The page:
The enlarged Sun Life organisation, which will still be majority owned by Axa-UAP, will have pounds 30bn in funds under management and have a stock market value of pounds 2.5bn. Some 60 per cent of Sun Life's shares are owned by the French group which, under the terms of the deal, will see its stake increased to 72 per cent.
Sun Life said there would be one-off merger costs to the life operation of pounds 35m in the next two years. But it will also lead to annual cost savings of more than pounds 25m by 2000.
Among the planned cost reductions is the closure of Axa's headquarters in High Wycombe, with the transfer of staff to Sun Life's offices in Bristol.
The takeover will also lead to a single fund management company, Sun Life Asset Management (Slam), creating the UK's fifth-largest life company fund managers. Slam will be responsible for managing all assets of the combined organisation, plus UK securities sourced by other areas of the French company's overseas operations. This is expected to lead to additional cost reductions of pounds 3m.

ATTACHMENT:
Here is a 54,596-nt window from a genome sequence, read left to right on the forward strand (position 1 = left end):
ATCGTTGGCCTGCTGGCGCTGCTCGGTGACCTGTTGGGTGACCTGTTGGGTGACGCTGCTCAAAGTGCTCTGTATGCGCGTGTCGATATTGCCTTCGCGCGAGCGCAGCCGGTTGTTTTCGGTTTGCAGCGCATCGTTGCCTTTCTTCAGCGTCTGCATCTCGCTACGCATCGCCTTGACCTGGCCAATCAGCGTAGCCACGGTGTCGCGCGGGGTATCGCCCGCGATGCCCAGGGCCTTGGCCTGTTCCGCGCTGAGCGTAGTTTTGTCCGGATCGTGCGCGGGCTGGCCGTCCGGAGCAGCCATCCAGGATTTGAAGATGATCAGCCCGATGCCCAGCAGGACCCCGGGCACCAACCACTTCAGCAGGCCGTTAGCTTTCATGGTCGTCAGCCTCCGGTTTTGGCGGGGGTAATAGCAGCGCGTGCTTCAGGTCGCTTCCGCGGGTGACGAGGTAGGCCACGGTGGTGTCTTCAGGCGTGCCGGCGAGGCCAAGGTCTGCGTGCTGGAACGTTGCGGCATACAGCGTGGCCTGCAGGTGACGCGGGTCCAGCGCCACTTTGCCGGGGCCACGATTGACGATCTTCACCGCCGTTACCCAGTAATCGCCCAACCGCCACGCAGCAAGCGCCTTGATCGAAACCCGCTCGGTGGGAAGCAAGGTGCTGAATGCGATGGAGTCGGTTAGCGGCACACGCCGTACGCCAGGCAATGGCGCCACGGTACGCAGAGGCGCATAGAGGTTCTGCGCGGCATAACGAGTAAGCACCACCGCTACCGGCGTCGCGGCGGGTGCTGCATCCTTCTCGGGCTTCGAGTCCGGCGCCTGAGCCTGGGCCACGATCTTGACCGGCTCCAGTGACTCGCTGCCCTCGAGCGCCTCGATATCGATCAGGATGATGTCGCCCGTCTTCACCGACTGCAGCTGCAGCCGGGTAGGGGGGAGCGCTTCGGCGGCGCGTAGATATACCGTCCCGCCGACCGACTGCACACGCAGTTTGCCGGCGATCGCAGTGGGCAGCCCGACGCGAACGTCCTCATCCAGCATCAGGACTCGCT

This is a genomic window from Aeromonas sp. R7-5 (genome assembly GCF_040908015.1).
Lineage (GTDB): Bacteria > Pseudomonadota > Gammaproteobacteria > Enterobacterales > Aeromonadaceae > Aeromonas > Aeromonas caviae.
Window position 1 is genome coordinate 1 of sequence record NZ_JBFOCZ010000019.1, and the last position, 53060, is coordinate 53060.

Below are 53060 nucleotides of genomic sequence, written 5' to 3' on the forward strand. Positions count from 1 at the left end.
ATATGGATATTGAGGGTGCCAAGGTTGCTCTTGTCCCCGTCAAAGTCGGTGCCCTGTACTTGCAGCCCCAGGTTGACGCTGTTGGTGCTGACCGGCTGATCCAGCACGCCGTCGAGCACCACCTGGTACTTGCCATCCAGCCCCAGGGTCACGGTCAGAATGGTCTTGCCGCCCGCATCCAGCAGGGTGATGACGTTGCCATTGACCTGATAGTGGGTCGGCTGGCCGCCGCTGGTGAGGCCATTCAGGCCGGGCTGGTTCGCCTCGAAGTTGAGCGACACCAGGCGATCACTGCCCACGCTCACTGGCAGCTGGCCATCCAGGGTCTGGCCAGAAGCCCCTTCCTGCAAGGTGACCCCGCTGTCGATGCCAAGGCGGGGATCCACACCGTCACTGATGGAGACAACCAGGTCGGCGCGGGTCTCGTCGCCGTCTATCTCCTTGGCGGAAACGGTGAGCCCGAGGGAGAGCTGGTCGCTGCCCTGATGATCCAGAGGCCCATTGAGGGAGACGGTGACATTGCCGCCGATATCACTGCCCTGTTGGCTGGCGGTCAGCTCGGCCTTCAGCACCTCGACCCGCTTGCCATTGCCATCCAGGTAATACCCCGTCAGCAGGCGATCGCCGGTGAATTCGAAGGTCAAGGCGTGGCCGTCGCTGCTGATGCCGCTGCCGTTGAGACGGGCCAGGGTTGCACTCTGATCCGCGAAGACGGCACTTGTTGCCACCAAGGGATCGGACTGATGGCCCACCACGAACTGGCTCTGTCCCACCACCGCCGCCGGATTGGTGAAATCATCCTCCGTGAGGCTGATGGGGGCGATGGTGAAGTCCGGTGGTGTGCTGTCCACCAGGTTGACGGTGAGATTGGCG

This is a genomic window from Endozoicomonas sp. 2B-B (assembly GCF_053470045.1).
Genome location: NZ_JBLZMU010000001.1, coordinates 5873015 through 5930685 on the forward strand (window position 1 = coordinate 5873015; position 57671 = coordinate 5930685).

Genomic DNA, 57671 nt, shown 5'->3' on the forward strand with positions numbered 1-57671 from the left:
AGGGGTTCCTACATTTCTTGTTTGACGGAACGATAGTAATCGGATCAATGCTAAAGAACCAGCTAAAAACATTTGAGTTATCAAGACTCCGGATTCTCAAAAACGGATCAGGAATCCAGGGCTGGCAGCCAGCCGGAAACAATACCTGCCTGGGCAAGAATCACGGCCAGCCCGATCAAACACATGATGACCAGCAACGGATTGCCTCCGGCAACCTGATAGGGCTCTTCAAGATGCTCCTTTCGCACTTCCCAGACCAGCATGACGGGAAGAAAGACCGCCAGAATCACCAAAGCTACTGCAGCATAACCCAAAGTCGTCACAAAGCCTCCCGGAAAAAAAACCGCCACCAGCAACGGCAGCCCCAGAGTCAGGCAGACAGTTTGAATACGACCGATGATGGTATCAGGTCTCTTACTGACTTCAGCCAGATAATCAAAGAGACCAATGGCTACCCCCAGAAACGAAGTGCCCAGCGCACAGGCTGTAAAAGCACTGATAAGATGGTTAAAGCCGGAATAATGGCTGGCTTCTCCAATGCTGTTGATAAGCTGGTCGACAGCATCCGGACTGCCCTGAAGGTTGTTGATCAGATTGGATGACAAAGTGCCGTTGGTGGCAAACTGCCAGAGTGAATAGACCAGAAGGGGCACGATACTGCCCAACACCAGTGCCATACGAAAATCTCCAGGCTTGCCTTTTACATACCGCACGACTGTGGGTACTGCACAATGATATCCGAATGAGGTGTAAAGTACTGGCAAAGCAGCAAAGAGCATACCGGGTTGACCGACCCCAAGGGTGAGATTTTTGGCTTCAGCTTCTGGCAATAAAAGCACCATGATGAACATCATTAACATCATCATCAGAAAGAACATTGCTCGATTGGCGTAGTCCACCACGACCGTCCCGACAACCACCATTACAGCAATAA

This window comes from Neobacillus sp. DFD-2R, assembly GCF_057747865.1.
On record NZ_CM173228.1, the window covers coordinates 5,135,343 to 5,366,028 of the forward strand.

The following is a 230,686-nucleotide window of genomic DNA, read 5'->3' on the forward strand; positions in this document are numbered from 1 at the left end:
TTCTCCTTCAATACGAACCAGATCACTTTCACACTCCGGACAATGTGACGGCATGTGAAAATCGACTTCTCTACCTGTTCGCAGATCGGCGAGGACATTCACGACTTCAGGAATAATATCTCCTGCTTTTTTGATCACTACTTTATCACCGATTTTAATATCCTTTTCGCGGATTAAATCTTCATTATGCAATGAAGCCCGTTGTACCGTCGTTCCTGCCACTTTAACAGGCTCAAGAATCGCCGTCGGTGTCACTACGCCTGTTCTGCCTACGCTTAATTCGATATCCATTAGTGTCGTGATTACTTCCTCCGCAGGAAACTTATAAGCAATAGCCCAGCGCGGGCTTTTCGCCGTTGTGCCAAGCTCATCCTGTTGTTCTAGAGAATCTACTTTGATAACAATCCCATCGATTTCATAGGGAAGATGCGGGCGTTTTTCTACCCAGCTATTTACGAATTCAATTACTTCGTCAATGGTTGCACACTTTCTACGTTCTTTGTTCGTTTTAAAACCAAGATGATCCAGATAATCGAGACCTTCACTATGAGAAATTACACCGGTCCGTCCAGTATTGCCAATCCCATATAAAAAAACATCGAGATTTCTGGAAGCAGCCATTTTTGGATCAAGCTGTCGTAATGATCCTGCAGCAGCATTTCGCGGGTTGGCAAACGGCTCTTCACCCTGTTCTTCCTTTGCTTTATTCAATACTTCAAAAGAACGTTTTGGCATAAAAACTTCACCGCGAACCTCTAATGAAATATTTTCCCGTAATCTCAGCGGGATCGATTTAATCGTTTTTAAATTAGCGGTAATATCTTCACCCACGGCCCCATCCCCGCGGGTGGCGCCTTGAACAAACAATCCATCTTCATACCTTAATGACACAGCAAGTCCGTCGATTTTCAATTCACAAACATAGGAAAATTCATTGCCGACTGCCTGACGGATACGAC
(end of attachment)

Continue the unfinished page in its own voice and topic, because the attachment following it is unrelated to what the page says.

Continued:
Lord Douro, chairman of Sun Life and Provincial, said: "The announcement is a significant move forward for Sun Life and Provincial.
"Combining Axa Equity & Law and Sun Life creates a powerful, dynamic business at the centre of the financial services market. The enlarged group will be able to build on both companies' leading positions in a number of key markets and proven track records."
The merger between Sun Life and Axa brings to an end months of speculation over the future of the two UK companies, which had operated at arm's length in the wake of the merger of their French parents last year.
Last November, Axa in effect took over UAP, which was privatised by the French government in 1994. The merged group created the world's second- largest insurance company, after Nippon Life of Japan, with pounds 290bn in joint assets under management.
Earlier last year, UAP part-floated Sun Life and Provincial. Figures provided at the time of the two French companies' merger suggested that Sun Life, valued at about pounds 1bn, was not only bigger than Equity & Law, but also more successful in terms of premium income from policies sold and in its curbing of management costs.